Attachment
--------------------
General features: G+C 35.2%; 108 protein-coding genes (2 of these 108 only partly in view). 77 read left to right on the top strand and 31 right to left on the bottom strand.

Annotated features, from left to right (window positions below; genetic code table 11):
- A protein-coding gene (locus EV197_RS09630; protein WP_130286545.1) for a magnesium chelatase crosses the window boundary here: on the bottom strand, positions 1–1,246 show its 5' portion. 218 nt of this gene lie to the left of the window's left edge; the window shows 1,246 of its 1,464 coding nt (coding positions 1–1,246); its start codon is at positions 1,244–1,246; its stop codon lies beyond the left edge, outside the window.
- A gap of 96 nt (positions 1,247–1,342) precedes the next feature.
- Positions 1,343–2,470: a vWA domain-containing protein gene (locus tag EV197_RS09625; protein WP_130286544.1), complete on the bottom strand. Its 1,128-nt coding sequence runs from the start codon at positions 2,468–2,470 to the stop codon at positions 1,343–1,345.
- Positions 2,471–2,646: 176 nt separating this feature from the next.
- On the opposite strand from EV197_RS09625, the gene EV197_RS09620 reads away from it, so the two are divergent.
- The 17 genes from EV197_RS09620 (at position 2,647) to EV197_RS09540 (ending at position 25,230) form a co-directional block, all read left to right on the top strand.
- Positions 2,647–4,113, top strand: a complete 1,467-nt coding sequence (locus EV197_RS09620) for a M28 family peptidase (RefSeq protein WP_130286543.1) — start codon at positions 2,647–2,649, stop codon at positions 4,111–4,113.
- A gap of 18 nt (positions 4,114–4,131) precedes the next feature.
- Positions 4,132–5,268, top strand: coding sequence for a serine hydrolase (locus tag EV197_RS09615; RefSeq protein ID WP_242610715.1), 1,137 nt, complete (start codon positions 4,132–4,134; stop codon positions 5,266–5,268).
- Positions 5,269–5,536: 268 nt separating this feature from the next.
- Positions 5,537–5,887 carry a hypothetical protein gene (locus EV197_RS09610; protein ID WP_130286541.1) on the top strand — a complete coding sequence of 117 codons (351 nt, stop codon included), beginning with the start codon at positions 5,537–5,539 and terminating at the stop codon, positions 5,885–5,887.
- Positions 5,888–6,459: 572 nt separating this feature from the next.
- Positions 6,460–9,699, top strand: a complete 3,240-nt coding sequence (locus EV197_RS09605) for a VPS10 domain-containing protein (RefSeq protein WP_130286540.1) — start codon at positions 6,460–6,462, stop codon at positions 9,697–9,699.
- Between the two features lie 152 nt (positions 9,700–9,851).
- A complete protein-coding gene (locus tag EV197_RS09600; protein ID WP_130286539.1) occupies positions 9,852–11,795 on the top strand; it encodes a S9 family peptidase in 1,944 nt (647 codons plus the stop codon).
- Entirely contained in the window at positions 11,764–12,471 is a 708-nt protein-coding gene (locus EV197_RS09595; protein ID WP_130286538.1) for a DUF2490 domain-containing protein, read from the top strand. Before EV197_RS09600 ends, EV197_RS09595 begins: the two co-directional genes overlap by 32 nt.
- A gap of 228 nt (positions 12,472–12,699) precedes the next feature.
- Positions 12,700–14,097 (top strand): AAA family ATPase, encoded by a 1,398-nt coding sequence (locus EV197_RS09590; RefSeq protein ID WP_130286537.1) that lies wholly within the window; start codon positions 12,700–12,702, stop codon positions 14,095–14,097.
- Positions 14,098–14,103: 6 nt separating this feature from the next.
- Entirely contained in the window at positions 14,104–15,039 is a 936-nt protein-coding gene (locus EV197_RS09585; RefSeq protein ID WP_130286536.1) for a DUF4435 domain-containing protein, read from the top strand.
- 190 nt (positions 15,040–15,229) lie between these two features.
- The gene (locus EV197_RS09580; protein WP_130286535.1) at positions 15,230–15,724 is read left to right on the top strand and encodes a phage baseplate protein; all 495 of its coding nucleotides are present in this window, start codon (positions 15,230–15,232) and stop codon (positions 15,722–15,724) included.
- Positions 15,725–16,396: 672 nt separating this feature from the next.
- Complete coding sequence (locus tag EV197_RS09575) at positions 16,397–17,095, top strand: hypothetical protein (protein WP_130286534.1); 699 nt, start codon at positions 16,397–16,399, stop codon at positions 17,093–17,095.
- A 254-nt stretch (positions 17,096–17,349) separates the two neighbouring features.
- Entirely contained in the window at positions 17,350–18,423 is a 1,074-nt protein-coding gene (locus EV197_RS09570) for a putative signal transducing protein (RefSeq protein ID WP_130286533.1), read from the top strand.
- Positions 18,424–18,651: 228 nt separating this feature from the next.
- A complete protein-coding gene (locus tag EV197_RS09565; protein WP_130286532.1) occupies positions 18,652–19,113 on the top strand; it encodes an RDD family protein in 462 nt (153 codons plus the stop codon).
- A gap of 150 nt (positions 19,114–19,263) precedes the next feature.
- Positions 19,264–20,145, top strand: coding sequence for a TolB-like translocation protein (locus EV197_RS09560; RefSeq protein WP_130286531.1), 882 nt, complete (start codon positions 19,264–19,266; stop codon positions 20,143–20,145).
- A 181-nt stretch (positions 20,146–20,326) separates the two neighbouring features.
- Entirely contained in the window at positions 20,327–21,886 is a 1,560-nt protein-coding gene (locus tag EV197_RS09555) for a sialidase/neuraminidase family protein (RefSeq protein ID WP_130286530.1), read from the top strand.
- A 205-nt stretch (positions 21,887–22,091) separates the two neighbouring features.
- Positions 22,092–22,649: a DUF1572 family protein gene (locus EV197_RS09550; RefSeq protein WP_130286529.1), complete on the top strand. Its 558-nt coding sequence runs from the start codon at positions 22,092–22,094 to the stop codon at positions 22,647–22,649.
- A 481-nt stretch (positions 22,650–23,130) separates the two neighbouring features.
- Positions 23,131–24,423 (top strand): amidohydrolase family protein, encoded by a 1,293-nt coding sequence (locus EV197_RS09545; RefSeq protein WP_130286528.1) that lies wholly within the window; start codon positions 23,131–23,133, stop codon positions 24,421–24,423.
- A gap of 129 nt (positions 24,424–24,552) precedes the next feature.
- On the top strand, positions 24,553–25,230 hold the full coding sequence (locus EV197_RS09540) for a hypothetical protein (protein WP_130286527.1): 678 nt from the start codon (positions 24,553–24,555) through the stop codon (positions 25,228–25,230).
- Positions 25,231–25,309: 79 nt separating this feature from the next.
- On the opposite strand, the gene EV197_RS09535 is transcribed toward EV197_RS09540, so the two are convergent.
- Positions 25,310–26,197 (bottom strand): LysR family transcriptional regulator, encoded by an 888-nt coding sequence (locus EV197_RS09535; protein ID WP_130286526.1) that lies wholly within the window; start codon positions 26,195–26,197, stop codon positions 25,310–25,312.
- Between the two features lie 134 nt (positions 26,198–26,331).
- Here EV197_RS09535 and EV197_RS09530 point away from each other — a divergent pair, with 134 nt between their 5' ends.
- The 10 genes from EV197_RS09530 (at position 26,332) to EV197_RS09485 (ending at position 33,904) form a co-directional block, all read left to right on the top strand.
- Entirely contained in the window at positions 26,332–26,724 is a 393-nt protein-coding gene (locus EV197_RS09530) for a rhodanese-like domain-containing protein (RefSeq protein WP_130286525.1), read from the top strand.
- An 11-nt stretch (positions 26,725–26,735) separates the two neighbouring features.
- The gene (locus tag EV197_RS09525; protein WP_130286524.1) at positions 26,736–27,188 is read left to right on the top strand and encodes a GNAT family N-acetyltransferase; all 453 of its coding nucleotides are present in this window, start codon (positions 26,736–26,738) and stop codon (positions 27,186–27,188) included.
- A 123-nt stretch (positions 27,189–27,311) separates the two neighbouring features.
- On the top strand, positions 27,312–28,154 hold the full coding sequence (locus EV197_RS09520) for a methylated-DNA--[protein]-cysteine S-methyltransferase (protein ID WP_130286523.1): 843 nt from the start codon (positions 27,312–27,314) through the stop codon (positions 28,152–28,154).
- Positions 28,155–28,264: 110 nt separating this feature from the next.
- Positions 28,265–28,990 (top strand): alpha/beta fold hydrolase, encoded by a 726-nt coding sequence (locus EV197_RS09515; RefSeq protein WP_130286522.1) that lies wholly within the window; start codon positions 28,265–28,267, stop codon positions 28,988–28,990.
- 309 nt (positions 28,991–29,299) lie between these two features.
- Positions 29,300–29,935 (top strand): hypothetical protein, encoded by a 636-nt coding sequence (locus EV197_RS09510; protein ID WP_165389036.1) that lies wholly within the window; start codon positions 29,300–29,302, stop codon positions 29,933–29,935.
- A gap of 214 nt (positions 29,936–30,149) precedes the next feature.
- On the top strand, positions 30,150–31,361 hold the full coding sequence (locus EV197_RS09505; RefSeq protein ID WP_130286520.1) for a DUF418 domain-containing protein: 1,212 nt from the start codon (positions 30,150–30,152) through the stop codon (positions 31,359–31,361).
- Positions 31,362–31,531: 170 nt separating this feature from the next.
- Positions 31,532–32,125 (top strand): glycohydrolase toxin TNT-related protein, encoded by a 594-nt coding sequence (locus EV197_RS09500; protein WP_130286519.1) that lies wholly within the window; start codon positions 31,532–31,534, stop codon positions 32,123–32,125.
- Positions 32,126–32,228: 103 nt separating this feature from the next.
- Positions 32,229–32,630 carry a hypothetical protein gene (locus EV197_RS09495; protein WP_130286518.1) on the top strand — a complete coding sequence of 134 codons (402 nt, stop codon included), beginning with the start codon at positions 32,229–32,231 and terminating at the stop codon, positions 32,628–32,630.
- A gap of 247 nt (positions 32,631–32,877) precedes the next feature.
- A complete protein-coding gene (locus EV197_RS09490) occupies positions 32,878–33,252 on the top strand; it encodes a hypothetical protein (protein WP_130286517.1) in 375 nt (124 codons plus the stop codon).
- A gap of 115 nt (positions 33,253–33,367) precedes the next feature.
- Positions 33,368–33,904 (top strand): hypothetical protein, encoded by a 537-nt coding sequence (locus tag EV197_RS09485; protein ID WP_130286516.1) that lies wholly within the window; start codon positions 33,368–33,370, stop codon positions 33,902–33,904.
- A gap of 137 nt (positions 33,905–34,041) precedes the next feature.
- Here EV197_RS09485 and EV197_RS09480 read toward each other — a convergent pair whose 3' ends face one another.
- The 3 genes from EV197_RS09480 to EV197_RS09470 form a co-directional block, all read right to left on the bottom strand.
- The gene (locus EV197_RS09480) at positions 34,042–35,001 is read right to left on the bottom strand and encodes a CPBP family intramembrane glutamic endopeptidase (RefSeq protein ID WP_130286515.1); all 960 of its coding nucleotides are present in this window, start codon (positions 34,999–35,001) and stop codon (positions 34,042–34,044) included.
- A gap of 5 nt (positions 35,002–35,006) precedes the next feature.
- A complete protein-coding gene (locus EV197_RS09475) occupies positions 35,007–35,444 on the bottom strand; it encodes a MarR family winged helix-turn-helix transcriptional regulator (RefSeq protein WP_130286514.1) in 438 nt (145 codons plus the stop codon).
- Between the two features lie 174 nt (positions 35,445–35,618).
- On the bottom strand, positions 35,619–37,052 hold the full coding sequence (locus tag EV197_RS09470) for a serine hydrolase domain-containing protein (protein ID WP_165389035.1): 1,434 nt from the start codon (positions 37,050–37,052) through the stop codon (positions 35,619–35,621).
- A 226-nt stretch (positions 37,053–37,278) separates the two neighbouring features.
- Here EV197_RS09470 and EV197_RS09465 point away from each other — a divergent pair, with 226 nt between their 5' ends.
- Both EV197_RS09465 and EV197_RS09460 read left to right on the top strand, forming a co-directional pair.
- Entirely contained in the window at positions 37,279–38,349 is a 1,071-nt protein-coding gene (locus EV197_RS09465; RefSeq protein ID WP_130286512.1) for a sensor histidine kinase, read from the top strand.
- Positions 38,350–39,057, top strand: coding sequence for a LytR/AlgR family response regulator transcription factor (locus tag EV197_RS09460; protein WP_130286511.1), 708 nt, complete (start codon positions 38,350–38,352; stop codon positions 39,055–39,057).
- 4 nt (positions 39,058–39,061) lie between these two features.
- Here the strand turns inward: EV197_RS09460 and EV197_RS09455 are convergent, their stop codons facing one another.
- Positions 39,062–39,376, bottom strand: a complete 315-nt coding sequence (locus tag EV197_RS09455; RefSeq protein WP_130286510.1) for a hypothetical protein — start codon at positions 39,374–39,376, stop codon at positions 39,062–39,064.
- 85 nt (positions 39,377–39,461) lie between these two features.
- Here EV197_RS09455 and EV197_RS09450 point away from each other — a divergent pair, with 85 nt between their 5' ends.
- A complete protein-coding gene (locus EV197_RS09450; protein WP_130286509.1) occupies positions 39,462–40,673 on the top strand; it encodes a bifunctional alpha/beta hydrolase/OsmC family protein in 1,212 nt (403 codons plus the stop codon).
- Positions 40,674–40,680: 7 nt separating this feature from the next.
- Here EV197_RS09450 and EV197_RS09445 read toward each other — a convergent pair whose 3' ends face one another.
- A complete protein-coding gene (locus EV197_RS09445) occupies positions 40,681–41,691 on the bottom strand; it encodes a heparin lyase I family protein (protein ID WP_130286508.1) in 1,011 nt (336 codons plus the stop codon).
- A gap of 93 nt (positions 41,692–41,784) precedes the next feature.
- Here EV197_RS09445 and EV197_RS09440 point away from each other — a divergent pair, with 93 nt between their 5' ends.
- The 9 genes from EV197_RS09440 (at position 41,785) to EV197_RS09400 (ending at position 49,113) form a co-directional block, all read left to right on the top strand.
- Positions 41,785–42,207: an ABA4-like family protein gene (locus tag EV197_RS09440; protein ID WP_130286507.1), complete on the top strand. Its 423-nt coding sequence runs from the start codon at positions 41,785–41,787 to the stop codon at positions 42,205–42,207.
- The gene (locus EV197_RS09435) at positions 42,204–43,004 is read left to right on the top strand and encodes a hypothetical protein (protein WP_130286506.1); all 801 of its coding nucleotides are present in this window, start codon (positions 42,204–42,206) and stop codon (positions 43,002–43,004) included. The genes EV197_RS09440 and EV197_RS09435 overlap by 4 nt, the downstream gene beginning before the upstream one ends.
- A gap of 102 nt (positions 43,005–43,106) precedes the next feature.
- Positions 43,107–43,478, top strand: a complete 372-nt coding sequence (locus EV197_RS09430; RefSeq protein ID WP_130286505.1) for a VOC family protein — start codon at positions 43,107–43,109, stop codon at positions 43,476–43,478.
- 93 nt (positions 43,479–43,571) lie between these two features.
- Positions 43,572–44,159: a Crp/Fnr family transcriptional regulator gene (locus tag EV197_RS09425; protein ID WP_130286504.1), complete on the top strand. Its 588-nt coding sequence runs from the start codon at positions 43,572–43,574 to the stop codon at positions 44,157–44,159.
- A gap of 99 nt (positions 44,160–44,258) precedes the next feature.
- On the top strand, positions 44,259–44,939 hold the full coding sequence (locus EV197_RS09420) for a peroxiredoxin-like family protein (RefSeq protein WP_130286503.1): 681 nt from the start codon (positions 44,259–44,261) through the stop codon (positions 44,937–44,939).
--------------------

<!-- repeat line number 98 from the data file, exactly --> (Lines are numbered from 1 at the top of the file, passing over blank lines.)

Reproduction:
- On the top strand, positions 44,259–44,939 hold the full coding sequence (locus EV197_RS09420) for a peroxiredoxin-like family protein (RefSeq protein WP_130286503.1): 681 nt from the start codon (positions 44,259–44,261) through the stop codon (positions 44,937–44,939).